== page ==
In Understanding the Sky—illustrated by over 150 of the author’s photographs—we see the everyday world sprawling 3,000 feet below through the eyes of a man on the day of his long dreamed-of first flight in a tiny ultralight aircraft. Who is this man? He wants to fly. What is this man searching for? He is searching for a bit of escape. Maybe some danger. Has he told his wife about this? He has not told his wife about this.
Flying high above the earth, we see what he sees—the secret arrangement of houses like playing cards on a table, green hills like sleeping brontosauruses, cows and elk and people down below, going about the business of everyday life. If the world is so beautiful from so high up, he wonders—with such unending wonder, then why don’t people want to fly? What makes us tether ourselves so tightly to the ground? To the endless predictable obligations of terrestrial life? Also, what is that beeping sound? And why is it that so high up in the sky, the seat belt on this thing will just not stay latched?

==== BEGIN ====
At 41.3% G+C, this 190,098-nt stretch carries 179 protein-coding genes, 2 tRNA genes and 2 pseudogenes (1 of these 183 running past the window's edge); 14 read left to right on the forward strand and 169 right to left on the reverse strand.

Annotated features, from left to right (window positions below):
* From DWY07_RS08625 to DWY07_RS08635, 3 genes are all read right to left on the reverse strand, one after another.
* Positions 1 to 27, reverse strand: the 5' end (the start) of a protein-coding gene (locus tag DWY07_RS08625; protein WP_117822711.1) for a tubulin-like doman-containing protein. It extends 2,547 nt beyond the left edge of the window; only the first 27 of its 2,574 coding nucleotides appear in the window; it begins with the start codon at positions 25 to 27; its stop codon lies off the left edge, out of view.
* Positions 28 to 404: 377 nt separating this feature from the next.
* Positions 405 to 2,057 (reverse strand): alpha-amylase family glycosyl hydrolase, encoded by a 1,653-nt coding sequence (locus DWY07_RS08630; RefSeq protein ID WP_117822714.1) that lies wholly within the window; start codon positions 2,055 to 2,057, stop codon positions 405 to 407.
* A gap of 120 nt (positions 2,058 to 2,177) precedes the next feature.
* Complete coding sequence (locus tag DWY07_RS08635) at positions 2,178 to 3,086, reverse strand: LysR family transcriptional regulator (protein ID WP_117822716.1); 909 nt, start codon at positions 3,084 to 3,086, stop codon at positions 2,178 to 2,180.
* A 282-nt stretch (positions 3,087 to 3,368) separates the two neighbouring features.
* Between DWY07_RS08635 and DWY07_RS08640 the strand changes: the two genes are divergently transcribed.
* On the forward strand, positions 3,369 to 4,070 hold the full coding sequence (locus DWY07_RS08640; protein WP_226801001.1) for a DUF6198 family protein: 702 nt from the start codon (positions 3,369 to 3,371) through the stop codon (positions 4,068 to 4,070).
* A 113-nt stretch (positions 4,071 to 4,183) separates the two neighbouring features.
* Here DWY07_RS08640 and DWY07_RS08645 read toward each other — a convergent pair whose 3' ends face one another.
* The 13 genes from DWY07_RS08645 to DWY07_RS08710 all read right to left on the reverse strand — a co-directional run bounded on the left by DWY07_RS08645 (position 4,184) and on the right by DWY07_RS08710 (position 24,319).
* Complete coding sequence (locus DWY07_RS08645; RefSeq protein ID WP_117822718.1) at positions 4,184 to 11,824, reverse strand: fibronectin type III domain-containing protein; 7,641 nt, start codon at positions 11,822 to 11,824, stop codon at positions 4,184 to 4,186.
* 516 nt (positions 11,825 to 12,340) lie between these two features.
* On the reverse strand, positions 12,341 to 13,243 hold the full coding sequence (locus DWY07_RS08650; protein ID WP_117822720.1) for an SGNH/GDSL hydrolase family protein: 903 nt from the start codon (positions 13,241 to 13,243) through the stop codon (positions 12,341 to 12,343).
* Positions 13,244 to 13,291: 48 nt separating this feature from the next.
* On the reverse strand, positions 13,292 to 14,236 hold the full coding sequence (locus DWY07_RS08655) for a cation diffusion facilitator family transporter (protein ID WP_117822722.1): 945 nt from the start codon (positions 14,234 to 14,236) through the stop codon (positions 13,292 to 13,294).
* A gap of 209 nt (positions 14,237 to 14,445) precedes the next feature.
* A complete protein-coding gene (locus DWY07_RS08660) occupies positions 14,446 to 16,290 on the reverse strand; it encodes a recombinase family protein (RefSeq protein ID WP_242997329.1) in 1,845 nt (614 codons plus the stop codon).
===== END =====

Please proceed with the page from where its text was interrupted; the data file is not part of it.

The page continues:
Once again, Eggers invites us to move beyond our notions of how stories can be told and how a book can be experienced. At once a tightly written story and a beautifully designed art book—Understanding the Sky combines breathtaking aerial photos with a searching, funny meditation on the things we put in between ourselves and our dreams.